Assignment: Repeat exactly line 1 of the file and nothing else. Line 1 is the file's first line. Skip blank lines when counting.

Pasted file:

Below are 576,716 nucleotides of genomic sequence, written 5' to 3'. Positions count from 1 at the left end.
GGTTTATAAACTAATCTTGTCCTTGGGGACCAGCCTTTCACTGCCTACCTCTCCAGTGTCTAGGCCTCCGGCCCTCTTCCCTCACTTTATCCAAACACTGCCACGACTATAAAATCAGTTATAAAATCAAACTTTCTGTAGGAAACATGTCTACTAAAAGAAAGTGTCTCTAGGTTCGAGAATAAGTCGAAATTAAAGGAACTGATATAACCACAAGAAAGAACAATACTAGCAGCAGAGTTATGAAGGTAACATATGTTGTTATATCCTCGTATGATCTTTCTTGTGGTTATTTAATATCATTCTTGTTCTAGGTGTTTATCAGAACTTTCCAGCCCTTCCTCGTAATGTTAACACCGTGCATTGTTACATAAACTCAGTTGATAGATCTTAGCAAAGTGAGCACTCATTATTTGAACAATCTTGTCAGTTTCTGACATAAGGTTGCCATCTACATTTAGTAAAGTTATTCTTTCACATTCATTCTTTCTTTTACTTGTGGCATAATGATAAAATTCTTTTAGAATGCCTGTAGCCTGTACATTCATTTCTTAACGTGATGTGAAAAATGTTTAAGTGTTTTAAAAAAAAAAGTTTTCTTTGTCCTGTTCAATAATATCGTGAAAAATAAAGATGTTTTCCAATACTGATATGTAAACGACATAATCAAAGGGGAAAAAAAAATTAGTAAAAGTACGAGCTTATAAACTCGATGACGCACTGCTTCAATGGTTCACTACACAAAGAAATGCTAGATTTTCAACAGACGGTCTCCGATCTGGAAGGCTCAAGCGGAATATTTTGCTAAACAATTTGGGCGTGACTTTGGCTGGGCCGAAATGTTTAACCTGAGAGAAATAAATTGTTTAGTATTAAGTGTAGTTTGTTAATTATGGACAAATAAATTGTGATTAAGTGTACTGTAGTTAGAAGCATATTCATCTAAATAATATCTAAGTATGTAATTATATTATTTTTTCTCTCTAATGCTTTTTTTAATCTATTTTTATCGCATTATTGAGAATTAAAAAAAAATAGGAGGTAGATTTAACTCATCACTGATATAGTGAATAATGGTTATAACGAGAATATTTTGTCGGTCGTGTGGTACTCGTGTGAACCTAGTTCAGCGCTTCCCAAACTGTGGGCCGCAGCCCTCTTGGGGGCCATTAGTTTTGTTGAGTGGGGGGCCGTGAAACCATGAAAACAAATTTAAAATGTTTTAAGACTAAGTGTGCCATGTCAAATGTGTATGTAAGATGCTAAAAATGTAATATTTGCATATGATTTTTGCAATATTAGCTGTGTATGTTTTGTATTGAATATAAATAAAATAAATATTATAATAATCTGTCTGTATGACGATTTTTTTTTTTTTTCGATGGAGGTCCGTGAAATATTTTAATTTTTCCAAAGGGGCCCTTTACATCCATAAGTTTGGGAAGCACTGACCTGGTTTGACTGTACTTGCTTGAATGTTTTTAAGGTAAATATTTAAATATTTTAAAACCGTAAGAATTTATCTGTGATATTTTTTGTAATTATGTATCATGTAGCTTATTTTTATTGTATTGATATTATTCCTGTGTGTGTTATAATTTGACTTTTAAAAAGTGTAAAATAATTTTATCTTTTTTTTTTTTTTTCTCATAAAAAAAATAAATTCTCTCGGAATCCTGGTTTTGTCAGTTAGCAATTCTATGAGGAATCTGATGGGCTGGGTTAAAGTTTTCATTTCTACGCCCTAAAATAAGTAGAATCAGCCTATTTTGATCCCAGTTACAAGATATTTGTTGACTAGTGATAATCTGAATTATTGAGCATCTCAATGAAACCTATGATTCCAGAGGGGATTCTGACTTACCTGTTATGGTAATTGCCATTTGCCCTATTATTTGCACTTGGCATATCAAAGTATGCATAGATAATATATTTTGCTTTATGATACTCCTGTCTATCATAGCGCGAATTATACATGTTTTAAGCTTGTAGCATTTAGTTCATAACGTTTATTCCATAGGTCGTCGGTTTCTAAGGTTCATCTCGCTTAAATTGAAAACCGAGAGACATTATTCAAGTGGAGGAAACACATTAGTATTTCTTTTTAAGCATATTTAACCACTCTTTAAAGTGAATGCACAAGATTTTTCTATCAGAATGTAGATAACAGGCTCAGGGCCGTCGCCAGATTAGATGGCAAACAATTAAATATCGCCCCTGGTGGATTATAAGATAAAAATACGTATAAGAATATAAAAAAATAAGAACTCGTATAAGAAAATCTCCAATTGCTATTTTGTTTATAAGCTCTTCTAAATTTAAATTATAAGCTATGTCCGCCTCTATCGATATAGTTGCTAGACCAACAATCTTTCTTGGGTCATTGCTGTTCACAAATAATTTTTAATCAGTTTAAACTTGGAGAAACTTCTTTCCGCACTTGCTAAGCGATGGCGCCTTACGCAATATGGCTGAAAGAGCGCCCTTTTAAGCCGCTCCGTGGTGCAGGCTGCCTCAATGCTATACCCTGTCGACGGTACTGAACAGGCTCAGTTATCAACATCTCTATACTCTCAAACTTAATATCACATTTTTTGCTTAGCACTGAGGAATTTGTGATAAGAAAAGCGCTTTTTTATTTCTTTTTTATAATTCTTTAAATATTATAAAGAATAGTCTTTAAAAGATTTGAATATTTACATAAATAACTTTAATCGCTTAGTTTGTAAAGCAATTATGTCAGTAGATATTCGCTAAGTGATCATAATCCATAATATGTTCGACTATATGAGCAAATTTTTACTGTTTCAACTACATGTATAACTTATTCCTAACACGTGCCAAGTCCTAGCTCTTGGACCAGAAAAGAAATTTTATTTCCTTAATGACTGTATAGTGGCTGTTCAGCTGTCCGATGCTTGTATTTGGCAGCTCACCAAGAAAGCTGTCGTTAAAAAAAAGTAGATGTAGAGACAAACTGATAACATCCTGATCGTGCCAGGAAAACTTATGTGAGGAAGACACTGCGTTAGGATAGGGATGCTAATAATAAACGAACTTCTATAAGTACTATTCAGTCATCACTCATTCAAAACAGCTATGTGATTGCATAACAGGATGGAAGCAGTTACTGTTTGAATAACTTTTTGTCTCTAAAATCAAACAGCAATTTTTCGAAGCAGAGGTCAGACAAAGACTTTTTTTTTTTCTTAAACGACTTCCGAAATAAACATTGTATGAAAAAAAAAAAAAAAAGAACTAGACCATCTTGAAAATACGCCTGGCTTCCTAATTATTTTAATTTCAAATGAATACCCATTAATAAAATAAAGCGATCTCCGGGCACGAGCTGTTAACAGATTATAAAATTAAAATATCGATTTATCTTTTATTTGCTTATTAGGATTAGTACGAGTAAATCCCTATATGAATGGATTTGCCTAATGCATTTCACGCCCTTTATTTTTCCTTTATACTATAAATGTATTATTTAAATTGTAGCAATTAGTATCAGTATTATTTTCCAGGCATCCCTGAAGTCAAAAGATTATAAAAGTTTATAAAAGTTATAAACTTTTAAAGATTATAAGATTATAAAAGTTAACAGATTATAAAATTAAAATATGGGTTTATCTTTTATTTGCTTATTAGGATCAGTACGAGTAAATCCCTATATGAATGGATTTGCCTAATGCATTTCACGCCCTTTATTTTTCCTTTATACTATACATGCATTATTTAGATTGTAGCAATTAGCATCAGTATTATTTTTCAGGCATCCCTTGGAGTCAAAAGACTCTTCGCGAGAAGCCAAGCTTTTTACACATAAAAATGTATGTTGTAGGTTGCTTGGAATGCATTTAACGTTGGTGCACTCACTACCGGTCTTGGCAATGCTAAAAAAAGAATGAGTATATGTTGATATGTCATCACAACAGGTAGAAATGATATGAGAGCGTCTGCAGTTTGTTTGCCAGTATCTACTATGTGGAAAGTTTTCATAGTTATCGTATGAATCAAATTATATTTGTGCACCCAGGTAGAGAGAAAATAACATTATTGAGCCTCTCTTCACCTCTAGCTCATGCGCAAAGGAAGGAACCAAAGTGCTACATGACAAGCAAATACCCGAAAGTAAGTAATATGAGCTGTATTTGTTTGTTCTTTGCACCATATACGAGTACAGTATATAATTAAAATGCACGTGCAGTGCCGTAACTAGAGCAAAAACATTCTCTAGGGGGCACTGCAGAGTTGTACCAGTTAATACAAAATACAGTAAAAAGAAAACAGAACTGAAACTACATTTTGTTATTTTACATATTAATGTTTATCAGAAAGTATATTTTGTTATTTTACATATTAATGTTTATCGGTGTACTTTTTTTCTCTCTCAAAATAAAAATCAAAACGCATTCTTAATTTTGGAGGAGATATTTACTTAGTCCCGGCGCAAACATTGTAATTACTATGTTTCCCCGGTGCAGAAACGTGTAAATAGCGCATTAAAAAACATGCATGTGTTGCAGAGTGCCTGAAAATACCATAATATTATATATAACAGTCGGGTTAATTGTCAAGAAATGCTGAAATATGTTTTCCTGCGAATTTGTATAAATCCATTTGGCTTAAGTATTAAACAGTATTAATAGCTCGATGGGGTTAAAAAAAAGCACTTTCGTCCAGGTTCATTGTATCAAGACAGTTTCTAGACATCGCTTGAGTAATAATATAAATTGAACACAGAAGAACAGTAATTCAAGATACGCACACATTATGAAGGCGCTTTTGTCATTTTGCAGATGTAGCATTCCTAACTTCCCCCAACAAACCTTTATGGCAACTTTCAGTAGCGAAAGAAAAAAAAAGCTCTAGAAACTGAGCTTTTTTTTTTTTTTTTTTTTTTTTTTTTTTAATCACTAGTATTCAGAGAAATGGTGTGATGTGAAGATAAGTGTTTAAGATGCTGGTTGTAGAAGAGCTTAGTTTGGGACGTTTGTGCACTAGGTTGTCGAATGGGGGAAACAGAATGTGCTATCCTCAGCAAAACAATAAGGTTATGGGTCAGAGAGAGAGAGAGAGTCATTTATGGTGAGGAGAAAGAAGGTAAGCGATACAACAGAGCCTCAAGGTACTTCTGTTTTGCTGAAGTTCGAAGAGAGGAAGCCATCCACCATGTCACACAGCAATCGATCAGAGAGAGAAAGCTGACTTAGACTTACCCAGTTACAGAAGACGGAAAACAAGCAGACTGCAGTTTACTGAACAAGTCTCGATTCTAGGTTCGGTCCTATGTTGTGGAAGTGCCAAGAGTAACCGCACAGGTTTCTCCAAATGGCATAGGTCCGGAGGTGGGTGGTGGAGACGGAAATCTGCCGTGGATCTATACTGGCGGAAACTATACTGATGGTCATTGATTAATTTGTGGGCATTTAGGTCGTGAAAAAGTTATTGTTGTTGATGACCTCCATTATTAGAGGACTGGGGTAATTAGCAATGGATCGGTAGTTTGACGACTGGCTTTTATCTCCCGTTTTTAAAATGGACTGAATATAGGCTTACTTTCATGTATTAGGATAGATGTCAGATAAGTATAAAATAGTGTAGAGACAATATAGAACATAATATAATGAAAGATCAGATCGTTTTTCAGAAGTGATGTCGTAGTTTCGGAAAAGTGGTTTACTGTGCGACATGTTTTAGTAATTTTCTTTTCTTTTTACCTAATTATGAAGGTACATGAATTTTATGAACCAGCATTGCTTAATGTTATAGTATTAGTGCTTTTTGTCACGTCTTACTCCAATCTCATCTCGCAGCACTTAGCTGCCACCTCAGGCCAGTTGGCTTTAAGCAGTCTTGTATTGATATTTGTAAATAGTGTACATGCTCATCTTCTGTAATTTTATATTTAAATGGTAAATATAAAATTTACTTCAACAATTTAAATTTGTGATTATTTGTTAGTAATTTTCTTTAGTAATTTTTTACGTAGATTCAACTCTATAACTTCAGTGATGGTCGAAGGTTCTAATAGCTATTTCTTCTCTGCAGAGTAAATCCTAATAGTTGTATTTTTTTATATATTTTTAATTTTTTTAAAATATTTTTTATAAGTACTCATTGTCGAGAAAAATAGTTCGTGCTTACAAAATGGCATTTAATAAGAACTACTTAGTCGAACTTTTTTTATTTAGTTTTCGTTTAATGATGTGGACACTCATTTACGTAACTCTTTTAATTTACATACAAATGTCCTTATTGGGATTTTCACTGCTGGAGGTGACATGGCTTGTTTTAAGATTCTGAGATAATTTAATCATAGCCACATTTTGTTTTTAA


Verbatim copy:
Below are 576,716 nucleotides of genomic sequence, written 5' to 3'. Positions count from 1 at the left end.